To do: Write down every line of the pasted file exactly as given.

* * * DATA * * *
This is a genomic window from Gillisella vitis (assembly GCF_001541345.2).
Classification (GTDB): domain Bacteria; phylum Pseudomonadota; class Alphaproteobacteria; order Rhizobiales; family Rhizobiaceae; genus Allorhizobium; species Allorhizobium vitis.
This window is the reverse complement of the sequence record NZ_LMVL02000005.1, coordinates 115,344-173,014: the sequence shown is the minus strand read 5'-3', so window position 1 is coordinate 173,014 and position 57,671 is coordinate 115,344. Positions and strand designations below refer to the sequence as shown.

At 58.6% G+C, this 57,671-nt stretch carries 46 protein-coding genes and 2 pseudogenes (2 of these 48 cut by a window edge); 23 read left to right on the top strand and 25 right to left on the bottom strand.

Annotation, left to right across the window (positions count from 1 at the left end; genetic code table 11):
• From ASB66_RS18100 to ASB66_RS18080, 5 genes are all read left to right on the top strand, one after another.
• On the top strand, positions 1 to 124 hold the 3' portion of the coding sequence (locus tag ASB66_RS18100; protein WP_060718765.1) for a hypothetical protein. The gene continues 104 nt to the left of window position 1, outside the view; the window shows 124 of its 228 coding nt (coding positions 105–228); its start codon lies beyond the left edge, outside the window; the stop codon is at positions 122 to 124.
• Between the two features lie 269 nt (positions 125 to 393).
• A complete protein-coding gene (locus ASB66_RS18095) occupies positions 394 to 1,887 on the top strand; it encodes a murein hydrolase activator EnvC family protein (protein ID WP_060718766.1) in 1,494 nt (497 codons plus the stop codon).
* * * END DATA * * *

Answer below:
This is a genomic window from Gillisella vitis (assembly GCF_001541345.2).
Classification (GTDB): domain Bacteria; phylum Pseudomonadota; class Alphaproteobacteria; order Rhizobiales; family Rhizobiaceae; genus Allorhizobium; species Allorhizobium vitis.
This window is the reverse complement of the sequence record NZ_LMVL02000005.1, coordinates 115,344-173,014: the sequence shown is the minus strand read 5'-3', so window position 1 is coordinate 173,014 and position 57,671 is coordinate 115,344. Positions and strand designations below refer to the sequence as shown.

At 58.6% G+C, this 57,671-nt stretch carries 46 protein-coding genes and 2 pseudogenes (2 of these 48 cut by a window edge); 23 read left to right on the top strand and 25 right to left on the bottom strand.

Annotation, left to right across the window (positions count from 1 at the left end; genetic code table 11):
• From ASB66_RS18100 to ASB66_RS18080, 5 genes are all read left to right on the top strand, one after another.
• On the top strand, positions 1 to 124 hold the 3' portion of the coding sequence (locus tag ASB66_RS18100; protein WP_060718765.1) for a hypothetical protein. The gene continues 104 nt to the left of window position 1, outside the view; the window shows 124 of its 228 coding nt (coding positions 105–228); its start codon lies beyond the left edge, outside the window; the stop codon is at positions 122 to 124.
• Between the two features lie 269 nt (positions 125 to 393).
• A complete protein-coding gene (locus ASB66_RS18095) occupies positions 394 to 1,887 on the top strand; it encodes a murein hydrolase activator EnvC family protein (protein ID WP_060718766.1) in 1,494 nt (497 codons plus the stop codon).